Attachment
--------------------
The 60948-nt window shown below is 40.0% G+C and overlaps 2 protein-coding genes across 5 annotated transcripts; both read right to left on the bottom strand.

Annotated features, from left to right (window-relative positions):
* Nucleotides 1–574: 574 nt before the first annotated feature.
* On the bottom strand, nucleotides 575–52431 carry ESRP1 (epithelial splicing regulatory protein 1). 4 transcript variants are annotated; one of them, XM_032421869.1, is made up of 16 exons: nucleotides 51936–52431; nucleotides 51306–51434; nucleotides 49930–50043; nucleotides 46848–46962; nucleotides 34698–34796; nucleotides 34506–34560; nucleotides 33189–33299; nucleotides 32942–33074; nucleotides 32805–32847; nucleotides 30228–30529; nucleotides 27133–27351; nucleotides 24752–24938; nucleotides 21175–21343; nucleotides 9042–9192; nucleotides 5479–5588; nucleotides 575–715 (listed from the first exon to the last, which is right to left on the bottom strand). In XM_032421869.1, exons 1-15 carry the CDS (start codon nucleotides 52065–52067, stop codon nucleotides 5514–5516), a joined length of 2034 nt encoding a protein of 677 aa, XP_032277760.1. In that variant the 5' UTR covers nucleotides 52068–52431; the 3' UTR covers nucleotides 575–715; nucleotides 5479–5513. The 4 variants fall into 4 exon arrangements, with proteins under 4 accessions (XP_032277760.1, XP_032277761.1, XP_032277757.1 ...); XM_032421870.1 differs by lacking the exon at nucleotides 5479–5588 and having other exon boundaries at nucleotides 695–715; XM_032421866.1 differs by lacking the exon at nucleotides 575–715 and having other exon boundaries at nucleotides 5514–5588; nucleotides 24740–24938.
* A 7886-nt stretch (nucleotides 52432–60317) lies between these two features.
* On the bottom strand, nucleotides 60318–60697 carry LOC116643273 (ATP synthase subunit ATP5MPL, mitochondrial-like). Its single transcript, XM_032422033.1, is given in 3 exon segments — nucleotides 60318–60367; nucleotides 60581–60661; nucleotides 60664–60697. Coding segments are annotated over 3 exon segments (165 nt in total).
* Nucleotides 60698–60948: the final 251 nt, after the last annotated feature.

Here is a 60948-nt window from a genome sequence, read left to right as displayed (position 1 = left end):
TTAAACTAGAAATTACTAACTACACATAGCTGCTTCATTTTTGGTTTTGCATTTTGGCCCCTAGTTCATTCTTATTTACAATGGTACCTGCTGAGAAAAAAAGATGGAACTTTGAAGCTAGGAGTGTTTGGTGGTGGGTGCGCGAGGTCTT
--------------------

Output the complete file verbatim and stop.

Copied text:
The 60948-nt window shown below is 40.0% G+C and overlaps 2 protein-coding genes across 5 annotated transcripts; both read right to left on the bottom strand.

Annotated features, from left to right (window-relative positions):
* Nucleotides 1–574: 574 nt before the first annotated feature.
* On the bottom strand, nucleotides 575–52431 carry ESRP1 (epithelial splicing regulatory protein 1). 4 transcript variants are annotated; one of them, XM_032421869.1, is made up of 16 exons: nucleotides 51936–52431; nucleotides 51306–51434; nucleotides 49930–50043; nucleotides 46848–46962; nucleotides 34698–34796; nucleotides 34506–34560; nucleotides 33189–33299; nucleotides 32942–33074; nucleotides 32805–32847; nucleotides 30228–30529; nucleotides 27133–27351; nucleotides 24752–24938; nucleotides 21175–21343; nucleotides 9042–9192; nucleotides 5479–5588; nucleotides 575–715 (listed from the first exon to the last, which is right to left on the bottom strand). In XM_032421869.1, exons 1-15 carry the CDS (start codon nucleotides 52065–52067, stop codon nucleotides 5514–5516), a joined length of 2034 nt encoding a protein of 677 aa, XP_032277760.1. In that variant the 5' UTR covers nucleotides 52068–52431; the 3' UTR covers nucleotides 575–715; nucleotides 5479–5513. The 4 variants fall into 4 exon arrangements, with proteins under 4 accessions (XP_032277760.1, XP_032277761.1, XP_032277757.1 ...); XM_032421870.1 differs by lacking the exon at nucleotides 5479–5588 and having other exon boundaries at nucleotides 695–715; XM_032421866.1 differs by lacking the exon at nucleotides 575–715 and having other exon boundaries at nucleotides 5514–5588; nucleotides 24740–24938.
* A 7886-nt stretch (nucleotides 52432–60317) lies between these two features.
* On the bottom strand, nucleotides 60318–60697 carry LOC116643273 (ATP synthase subunit ATP5MPL, mitochondrial-like). Its single transcript, XM_032422033.1, is given in 3 exon segments — nucleotides 60318–60367; nucleotides 60581–60661; nucleotides 60664–60697. Coding segments are annotated over 3 exon segments (165 nt in total).
* Nucleotides 60698–60948: the final 251 nt, after the last annotated feature.

Here is a 60948-nt window from a genome sequence, read left to right as displayed (position 1 = left end):
TTAAACTAGAAATTACTAACTACACATAGCTGCTTCATTTTTGGTTTTGCATTTTGGCCCCTAGTTCATTCTTATTTACAATGGTACCTGCTGAGAAAAAAAGATGGAACTTTGAAGCTAGGAGTGTTTGGTGGTGGGTGCGCGAGGTCTT